Cash-back shopping savings, but at what price?
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Krystal Nelson, an administrative assistant from Gainesville, Florida, says she rarely visits stores anymore. For her, it’s easier to compare prices, save time, and avoid distractions by shopping online.
Nelson is a regular user of cash-back shopping services. Rather than letting a good deal sway her purchase, she starts by deciding what to buy, then researches which service has the highest rate of cashback for the store she’s planning to buy from. She has accounts with three different cashback sites.
“If it’s a product that’s consistently priced,” said Nelson, “like a manufacturer’s set a price, then I’ll go and look to see which retailer has the best cashback on which site. But usually only for a larger purchase.”
At their best, these cash-back services help consumers save on purchases they would have made anyway. But, say experts, at their worst, they can distort a consumer’s perception of money and turn shopping into a game that favors retailers in the long term.
The first major cashback rewards site, Ebates, launched in 1998. In 2014, Ebates was acquired by Rakuten, one of Japan’s largest e-commerce companies. The company is in the process of rebranding, but its business model — which has attracted more than 12 million members and more than 2,500 partner retailers — has remained the same.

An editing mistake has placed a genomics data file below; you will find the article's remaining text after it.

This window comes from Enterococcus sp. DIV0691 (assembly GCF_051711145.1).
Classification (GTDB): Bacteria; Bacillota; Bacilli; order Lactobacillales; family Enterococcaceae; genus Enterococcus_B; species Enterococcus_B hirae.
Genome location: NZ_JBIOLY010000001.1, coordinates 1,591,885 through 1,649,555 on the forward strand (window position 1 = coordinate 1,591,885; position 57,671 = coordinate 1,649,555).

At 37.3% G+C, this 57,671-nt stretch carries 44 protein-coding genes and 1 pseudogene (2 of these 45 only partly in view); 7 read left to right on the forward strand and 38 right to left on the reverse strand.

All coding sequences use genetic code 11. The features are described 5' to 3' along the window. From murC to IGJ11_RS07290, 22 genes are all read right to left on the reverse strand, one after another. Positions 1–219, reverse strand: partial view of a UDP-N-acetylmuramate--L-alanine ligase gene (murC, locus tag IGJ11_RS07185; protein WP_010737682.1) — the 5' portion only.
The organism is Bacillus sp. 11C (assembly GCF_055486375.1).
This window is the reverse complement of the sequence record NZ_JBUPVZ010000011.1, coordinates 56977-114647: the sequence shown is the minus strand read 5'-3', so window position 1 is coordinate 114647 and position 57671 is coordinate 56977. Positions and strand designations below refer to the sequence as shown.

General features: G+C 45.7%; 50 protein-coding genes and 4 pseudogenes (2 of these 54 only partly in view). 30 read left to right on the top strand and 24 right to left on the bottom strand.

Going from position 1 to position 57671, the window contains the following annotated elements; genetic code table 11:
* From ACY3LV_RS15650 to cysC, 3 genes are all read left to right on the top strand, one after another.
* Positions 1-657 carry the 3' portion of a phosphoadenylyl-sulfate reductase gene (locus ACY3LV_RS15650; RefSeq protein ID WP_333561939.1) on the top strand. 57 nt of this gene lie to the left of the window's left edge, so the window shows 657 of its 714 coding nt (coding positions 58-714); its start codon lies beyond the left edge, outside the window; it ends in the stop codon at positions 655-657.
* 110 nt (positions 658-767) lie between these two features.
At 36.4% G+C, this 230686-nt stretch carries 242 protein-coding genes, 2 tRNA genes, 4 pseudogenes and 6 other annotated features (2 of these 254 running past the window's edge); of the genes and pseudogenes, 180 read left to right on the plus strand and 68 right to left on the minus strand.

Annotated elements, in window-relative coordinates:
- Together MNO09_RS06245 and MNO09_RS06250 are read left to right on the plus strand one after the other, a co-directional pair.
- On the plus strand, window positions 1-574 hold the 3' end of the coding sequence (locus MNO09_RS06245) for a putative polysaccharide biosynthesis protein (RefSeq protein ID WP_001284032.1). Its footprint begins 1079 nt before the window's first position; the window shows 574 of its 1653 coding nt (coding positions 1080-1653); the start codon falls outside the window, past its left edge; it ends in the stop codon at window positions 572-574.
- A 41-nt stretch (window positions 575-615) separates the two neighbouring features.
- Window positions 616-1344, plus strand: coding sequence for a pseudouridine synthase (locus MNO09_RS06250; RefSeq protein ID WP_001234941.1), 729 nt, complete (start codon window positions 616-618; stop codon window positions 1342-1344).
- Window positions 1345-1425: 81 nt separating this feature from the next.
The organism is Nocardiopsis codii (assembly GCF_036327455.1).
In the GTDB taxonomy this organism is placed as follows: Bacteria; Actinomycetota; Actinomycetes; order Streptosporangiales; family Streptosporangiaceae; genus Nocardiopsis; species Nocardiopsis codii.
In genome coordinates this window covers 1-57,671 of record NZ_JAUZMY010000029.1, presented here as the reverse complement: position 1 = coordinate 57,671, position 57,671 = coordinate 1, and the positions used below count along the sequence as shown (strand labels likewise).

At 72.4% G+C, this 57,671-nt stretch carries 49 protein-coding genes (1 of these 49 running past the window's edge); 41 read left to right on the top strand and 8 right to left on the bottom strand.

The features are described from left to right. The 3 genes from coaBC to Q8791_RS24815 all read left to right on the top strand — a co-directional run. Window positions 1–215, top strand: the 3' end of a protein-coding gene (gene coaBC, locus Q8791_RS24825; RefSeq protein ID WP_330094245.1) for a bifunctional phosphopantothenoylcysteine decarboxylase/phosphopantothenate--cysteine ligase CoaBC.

Ebates provided credibility to a market that was initially met with too-good-to-be-true skepticism, and it set the model that many cashback websites follow.
Here’s how it works: a cash-back service links to retailers on its website, indicating the amount of cash members can earn on a purchase (usually somewhere between 1% and 10% of the cost price).
When a member buys something through this link, the cash-back service earns a commission (this is commonly referred to as affiliate marketing). A percentage of this commission is then shared with members via a service like PayPal, in the form of cashback.